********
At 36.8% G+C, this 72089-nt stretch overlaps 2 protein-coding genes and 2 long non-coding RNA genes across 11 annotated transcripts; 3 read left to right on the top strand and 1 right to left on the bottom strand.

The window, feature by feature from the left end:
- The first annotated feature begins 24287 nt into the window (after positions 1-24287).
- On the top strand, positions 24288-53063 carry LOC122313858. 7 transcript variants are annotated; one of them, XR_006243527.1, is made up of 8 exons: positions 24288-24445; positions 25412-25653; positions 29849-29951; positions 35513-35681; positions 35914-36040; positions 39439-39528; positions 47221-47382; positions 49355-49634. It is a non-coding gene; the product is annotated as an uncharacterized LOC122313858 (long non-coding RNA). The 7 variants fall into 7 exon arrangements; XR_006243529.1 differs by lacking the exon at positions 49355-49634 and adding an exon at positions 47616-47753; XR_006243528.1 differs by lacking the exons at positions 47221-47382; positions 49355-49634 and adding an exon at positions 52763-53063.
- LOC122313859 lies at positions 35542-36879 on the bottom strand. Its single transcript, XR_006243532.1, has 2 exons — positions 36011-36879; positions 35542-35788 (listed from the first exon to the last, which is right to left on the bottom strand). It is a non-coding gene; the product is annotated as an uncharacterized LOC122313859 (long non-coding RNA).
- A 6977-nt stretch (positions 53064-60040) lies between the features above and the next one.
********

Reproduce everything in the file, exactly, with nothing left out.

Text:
At 36.8% G+C, this 72089-nt stretch overlaps 2 protein-coding genes and 2 long non-coding RNA genes across 11 annotated transcripts; 3 read left to right on the top strand and 1 right to left on the bottom strand.

The window, feature by feature from the left end:
- The first annotated feature begins 24287 nt into the window (after positions 1-24287).
- On the top strand, positions 24288-53063 carry LOC122313858. 7 transcript variants are annotated; one of them, XR_006243527.1, is made up of 8 exons: positions 24288-24445; positions 25412-25653; positions 29849-29951; positions 35513-35681; positions 35914-36040; positions 39439-39528; positions 47221-47382; positions 49355-49634. It is a non-coding gene; the product is annotated as an uncharacterized LOC122313858 (long non-coding RNA). The 7 variants fall into 7 exon arrangements; XR_006243529.1 differs by lacking the exon at positions 49355-49634 and adding an exon at positions 47616-47753; XR_006243528.1 differs by lacking the exons at positions 47221-47382; positions 49355-49634 and adding an exon at positions 52763-53063.
- LOC122313859 lies at positions 35542-36879 on the bottom strand. Its single transcript, XR_006243532.1, has 2 exons — positions 36011-36879; positions 35542-35788 (listed from the first exon to the last, which is right to left on the bottom strand). It is a non-coding gene; the product is annotated as an uncharacterized LOC122313859 (long non-coding RNA).
- A 6977-nt stretch (positions 53064-60040) lies between the features above and the next one.